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Tuesday, January 26, 2021

Indiana Ethnic Studies Law Is Historic and Significant

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If you spent every day in high school learning about people who don’t share your race, culture or ethnicity, you might be more likely to turn off and tune out. Sound familiar?

All Indiana high schools will be required to offer ethnic and racial studies as an elective course at least once every school year under a new law that goes into effect July 1.

This historic and significant law was the product of more than four years of work by the Indianapolis NAACP branch and our allies, including Kenny Long-Eagle of the Native American Indian Affairs Commission, Wayne J. Hilson, Jr., Senior Director of Diversity, Equity, and Inclusion at IUPUI, and many others.

At NAACP, we believe that all students need ethnic studies, not just students of color. Ethnic studies help all students to unlearn watered-down and skewed versions of historical events, says Camille Z. Charles, a professor of sociology, Africana studies, and education at the University of Pennsylvania. “The way that we teach our history and culture … the way that we exclude and minimize certain groups and their experiences, while privileging others, feeds prejudice and negative stereotypes,” Charles told The Atlantic magazine.

A bipartisan set of legislative champions emerged this year to make the new law possible. We are grateful to State Sen. Greg Taylor, D-Indianapolis, who had sponsored this legislation for several years. Passage became possible this year when Sen. Dennis Kruse, R-Auburn, chair of the Senate Education Committee, asked to co-sponsor the bill. State Rep. Robert Behning, R-Indianapolis, also signed on and heard the bill for the first time in the House Education Committee.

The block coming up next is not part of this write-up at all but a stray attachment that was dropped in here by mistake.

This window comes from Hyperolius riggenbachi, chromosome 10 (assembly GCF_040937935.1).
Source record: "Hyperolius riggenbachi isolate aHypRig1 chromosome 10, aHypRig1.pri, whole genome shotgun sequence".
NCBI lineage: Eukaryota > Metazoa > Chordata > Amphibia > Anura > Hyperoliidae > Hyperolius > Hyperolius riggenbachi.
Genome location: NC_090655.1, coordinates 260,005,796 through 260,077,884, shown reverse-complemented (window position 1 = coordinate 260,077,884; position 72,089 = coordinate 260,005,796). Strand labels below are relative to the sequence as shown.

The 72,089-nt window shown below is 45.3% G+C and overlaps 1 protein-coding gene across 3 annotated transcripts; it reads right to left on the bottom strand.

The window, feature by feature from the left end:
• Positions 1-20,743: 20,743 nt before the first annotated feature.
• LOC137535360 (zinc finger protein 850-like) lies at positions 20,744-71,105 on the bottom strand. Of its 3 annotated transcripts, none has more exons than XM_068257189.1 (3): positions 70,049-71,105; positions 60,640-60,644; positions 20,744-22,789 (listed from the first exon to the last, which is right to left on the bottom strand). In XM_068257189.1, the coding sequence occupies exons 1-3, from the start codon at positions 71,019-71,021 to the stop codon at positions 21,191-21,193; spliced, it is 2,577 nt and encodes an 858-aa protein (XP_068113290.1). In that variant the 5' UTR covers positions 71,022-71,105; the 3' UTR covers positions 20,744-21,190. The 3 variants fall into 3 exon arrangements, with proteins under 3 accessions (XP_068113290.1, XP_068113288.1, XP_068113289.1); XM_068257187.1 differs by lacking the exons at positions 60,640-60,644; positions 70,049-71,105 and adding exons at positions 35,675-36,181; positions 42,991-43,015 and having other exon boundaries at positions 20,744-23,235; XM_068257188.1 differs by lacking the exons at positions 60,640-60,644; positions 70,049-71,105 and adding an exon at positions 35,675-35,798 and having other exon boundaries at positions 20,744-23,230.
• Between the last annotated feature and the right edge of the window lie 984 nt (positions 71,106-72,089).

“Students who learn with a culturally relevant curriculum have role models that have similar experiences to them ethnically,” Behning said in a statement. “We’ve also seen students who are taught relatable, culturally-focused lessons are more likely to have higher attendance rates and even higher grade point averages. I was happy to be a part of the process to give students the opportunity to take a class that relates to their experiences and heritage.”

NAACP Education Chair Garry Holland assembled experienced teams to meet with key legislators and to testify in support of the bill, including high school teachers, university professors and others knowledgeable about ethnic issues.  

Now that high schools are required to offer ethnic studies, we need to make sure those courses are designed and implemented in an authentic and culturally sensitive way. To have an accurate understanding of who we are as a people, we must have a course that starts at the beginning of our histories — not in the middle. NAACP will be working with the Indiana Department of Education and the Indiana State Teachers Association to ensure that ethnic studies courses help counter centuries of misinformation that have fed privilege, prejudice and racial stereotypes in our society.

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